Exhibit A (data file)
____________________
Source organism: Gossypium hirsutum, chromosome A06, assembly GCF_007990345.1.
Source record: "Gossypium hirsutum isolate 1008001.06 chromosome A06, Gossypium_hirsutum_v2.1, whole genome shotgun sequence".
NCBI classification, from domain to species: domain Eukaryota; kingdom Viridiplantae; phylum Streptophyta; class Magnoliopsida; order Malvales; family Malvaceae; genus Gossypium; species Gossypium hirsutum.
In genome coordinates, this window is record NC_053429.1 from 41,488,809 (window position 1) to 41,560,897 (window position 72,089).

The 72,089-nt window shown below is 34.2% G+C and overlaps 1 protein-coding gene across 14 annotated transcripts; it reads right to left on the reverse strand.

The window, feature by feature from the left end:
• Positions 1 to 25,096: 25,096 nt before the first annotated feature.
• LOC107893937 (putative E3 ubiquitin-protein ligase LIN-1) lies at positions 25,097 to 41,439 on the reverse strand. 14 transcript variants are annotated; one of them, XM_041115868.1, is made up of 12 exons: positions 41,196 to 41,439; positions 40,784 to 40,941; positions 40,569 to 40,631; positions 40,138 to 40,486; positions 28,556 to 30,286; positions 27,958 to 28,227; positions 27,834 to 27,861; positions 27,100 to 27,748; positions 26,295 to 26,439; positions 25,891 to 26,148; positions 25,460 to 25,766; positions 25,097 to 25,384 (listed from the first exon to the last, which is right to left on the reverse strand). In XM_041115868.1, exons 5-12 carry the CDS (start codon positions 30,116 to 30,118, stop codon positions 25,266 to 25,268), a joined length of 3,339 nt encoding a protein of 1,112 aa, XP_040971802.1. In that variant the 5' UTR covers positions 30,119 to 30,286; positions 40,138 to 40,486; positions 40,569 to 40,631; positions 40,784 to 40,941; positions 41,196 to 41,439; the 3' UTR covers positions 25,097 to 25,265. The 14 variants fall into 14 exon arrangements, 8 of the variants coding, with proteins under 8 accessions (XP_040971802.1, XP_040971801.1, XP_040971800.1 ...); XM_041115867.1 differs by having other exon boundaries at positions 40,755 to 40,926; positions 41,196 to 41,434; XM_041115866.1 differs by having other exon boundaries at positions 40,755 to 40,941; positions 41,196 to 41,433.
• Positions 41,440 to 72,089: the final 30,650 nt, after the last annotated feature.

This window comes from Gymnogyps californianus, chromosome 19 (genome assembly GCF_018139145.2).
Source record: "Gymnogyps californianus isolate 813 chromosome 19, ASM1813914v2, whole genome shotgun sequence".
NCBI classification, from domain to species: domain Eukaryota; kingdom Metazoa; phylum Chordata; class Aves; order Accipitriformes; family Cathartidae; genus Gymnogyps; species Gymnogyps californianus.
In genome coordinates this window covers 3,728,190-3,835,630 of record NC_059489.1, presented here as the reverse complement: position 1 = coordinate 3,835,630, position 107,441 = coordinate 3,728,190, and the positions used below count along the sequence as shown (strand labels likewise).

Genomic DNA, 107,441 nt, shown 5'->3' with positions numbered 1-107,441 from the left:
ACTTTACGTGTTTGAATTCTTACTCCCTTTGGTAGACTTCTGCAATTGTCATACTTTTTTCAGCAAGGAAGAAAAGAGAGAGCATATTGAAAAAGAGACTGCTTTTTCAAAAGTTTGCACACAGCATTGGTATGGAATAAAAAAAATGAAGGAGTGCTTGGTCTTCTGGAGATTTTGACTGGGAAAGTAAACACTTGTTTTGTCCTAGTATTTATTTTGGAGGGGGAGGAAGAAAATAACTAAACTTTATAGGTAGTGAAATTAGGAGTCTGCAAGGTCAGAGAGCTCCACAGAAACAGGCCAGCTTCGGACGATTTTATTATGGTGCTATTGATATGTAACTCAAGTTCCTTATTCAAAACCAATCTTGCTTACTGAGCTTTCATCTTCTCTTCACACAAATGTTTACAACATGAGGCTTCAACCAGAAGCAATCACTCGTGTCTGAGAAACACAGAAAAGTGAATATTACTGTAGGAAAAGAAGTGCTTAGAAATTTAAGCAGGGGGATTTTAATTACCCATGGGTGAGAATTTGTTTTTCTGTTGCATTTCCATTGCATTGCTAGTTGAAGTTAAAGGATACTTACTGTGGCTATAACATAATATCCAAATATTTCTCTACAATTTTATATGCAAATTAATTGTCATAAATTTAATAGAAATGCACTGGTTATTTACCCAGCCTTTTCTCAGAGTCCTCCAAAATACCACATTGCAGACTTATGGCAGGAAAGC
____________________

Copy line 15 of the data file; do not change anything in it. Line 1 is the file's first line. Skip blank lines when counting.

ACTTTACGTGTTTGAATTCTTACTCCCTTTGGTAGACTTCTGCAATTGTCATACTTTTTTCAGCAAGGAAGAAAAGAGAGAGCATATTGAAAAAGAGACTGCTTTTTCAAAAGTTTGCACACAGCATTGGTATGGAATAAAAAAAATGAAGGAGTGCTTGGTCTTCTGGAGATTTTGACTGGGAAAGTAAACACTTGTTTTGTCCTAGTATTTATTTTGGAGGGGGAGGAAGAAAATAACTAAACTTTATAGGTAGTGAAATTAGGAGTCTGCAAGGTCAGAGAGCTCCACAGAAACAGGCCAGCTTCGGACGATTTTATTATGGTGCTATTGATATGTAACTCAAGTTCCTTATTCAAAACCAATCTTGCTTACTGAGCTTTCATCTTCTCTTCACACAAATGTTTACAACATGAGGCTTCAACCAGAAGCAATCACTCGTGTCTGAGAAACACAGAAAAGTGAATATTACTGTAGGAAAAGAAGTGCTTAGAAATTTAAGCAGGGGGATTTTAATTACCCATGGGTGAGAATTTGTTTTTCTGTTGCATTTCCATTGCATTGCTAGTTGAAGTTAAAGGATACTTACTGTGGCTATAACATAATATCCAAATATTTCTCTACAATTTTATATGCAAATTAATTGTCATAAATTTAATAGAAATGCACTGGTTATTTACCCAGCCTTTTCTCAGAGTCCTCCAAAATACCACATTGCAGACTTATGGCAGGAAAGC